Multimedia Patient Education Highlight: Cancer
EthnoMed and Healthy Roads Media, in collaboration with the Community House Calls Program at Harborview and its community partners, produced a series of handouts and Flash video slideshows in seven languages (Amharic, English, Khmer, Somali, Spanish, Tigrinya and Vietnamese) that provide introductory information about several topics: biopsy procedures, cancer chemotherapy, prostate cancer and surgeries for breast cancer.
Cancer education was identified by the Community House Calls staff as a major area of need for EthnoMed content development. The program's Caseworker / Cultural Mediators (CCMs) served as advisors and narrators, community members provided linguistic/cultural input, and health care providers gave clinical input to develop the new education materials. The project also supports CCMs in utilizing iPads for delivering health education to patients and community groups.
The new materials are available for web viewing via both the EthnoMed and Healthy Roads Media websites. Healthy Roads Media is also hosting mobile video formats and an online survey to gather feedback for assessing the utility of these materials.
This project was funded in whole or in part with Federal funds from the Department of Health and Human Services, National Institutes of Health, National Library of Medicine, under Contract No. HHS-N-276-2011-0008-C with the University of Washington. A special thank you to Safeway Foundation for its support to Harborview Medical Center’s EthnoMed for the development of cancer-related content.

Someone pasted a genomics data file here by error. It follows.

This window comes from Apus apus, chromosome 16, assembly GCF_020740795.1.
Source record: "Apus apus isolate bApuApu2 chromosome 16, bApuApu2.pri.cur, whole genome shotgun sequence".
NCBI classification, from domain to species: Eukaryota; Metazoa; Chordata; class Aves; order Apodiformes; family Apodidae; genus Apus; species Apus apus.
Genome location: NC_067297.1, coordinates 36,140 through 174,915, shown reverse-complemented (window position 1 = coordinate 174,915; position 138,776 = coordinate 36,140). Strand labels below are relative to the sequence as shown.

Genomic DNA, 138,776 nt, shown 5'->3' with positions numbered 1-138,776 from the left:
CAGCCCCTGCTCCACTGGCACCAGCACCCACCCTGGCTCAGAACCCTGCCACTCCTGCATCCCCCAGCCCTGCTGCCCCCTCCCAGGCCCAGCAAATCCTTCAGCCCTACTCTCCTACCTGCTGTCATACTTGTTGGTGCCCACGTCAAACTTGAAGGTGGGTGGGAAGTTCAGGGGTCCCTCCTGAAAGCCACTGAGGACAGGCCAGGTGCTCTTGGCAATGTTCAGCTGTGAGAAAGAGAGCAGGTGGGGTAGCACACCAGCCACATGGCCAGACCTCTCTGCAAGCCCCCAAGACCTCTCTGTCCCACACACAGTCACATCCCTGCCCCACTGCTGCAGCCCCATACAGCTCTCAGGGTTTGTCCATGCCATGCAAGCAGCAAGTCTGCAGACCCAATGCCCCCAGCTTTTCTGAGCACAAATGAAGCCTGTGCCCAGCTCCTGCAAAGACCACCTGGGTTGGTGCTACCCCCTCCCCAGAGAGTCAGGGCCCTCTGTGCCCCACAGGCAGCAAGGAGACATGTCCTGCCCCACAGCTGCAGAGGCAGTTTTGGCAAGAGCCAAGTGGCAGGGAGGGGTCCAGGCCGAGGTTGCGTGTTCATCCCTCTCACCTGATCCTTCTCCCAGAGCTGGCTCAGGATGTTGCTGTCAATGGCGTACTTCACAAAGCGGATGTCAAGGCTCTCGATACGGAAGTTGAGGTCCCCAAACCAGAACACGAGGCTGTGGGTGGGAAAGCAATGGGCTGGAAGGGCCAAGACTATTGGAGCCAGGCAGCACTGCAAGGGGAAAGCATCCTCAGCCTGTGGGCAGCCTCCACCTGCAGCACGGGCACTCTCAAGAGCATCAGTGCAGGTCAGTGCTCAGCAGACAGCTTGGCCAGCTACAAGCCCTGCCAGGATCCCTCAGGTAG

Adherence Barriers to Antidepressants among an Urban Female Latino Population:
By Jessica Hallerman Price, MD Candidate (2014), George Washington University School of Medicine
Lack of adherence to antidepressant medication has been well documented as a major difficulty in the successful treatment of Major Depressive Disorder. While this has been a challenge across patient populations, it has been especially pronounced among the U.S. Latino population, which shows a rate of non-adherence almost 40% higher than the rate seen in the U.S. Caucasian population. In some studies, the rate of non-adherence ranges between 31% and 44% among Latinos (Lanouette et al., 2009).
A number of studies have focused on identifying risk factors for the low rates of adherence, but few have gone beyond theoretical barriers to incorporate insights from patients and health care professionals about intervention strategies. The author of this article interviewed patients, care providers, and other health care staff about this topic at a community health center in Seattle, WA to gain insight into the possible causes of decreased adherence to antidepressant medications among the urban Latino population in Seattle, WA, as well as to explore resource and intervention strategies to address those barriers. Read article...
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